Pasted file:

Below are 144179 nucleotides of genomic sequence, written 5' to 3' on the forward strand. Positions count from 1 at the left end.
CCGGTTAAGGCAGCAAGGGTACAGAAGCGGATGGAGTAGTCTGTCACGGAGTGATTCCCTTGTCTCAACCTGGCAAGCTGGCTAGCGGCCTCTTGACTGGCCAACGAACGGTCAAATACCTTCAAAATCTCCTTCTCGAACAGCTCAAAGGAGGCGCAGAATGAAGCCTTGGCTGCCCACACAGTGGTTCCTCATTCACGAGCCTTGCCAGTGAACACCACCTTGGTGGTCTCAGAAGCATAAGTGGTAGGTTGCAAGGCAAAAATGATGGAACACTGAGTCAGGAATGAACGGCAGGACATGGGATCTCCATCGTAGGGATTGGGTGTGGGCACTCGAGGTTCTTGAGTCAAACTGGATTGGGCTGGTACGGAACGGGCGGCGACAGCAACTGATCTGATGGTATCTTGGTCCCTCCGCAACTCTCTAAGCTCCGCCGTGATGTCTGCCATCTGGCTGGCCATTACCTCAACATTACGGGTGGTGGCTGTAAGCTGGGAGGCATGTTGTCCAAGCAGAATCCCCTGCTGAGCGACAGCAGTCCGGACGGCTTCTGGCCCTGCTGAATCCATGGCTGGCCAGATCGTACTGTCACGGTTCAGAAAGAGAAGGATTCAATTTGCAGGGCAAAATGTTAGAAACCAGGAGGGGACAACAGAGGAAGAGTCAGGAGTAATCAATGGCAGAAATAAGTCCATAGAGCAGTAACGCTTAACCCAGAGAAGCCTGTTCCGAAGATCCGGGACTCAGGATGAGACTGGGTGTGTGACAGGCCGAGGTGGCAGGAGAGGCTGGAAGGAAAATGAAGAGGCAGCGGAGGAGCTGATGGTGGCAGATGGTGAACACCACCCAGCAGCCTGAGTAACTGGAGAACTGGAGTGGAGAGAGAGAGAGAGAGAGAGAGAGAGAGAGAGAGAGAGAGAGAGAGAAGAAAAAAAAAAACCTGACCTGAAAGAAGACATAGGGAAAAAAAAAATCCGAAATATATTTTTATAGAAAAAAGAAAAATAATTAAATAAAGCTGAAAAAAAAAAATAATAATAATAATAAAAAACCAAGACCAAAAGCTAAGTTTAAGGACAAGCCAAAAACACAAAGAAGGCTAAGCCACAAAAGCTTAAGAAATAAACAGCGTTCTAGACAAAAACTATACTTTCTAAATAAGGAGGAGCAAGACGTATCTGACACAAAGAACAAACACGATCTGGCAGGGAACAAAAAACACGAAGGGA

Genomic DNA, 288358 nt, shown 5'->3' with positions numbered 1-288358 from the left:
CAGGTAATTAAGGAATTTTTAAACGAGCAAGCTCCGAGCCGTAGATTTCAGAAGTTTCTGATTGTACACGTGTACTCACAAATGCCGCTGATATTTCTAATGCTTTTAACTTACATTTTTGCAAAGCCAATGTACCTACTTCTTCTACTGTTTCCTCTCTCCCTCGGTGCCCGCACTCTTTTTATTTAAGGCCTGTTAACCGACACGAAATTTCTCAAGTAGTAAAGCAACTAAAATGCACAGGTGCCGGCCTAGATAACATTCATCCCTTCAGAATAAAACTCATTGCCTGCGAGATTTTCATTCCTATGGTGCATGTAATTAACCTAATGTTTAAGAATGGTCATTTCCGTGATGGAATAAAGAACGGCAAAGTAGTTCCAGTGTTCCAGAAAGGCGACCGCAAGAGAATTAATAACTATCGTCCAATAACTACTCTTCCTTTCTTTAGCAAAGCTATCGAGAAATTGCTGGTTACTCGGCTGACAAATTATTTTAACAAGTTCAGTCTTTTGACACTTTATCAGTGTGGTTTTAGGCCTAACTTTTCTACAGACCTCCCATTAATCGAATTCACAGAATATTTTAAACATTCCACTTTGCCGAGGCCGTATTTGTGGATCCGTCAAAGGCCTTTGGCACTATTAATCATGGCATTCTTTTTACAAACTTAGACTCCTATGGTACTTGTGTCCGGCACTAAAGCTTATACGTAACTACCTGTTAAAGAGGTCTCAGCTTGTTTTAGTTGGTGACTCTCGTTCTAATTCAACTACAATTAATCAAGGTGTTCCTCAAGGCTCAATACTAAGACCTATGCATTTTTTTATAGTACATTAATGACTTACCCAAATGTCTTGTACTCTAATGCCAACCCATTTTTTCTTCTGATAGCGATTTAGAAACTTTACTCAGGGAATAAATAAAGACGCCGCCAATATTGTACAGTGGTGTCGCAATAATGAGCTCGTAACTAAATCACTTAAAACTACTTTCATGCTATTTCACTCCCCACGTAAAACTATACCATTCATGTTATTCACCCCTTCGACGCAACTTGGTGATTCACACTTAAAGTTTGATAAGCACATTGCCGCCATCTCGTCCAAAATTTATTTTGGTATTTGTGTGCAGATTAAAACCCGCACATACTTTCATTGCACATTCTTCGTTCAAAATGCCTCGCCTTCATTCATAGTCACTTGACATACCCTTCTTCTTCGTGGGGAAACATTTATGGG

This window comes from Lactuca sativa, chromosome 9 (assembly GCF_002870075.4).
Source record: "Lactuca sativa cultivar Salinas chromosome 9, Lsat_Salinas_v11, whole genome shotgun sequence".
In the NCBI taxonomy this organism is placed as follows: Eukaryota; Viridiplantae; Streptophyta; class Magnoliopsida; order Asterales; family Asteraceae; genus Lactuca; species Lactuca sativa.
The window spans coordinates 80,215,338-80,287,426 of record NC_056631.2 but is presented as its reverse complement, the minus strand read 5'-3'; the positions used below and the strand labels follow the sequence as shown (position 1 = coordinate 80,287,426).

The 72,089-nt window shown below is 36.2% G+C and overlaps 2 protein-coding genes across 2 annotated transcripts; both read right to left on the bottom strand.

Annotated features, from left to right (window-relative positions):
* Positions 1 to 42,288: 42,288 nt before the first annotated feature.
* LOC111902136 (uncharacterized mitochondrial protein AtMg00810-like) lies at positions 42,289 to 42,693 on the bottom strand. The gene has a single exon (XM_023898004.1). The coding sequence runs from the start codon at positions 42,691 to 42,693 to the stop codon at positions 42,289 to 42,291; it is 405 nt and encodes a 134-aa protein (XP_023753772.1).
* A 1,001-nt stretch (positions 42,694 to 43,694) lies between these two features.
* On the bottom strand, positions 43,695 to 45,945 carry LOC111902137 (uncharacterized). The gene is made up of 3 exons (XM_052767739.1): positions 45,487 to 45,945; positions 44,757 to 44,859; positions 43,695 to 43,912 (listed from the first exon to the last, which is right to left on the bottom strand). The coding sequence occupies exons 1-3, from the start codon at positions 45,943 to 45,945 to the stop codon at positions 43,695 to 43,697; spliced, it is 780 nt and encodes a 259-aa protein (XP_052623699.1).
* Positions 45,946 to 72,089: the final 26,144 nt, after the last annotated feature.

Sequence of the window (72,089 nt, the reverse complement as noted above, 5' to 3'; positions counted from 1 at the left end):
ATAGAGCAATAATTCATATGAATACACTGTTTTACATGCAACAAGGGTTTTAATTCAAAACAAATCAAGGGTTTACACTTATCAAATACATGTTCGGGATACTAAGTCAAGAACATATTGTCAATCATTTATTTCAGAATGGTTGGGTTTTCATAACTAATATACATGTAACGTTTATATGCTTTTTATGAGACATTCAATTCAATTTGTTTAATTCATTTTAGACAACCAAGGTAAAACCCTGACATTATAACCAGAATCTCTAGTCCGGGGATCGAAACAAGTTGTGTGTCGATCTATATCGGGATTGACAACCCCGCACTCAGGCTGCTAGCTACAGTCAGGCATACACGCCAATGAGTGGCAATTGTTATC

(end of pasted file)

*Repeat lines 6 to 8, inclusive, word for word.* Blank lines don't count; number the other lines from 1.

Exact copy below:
Source record: "Lactuca sativa cultivar Salinas chromosome 9, Lsat_Salinas_v11, whole genome shotgun sequence".
In the NCBI taxonomy this organism is placed as follows: Eukaryota; Viridiplantae; Streptophyta; class Magnoliopsida; order Asterales; family Asteraceae; genus Lactuca; species Lactuca sativa.
The window spans coordinates 80,215,338-80,287,426 of record NC_056631.2 but is presented as its reverse complement, the minus strand read 5'-3'; the positions used below and the strand labels follow the sequence as shown (position 1 = coordinate 80,287,426).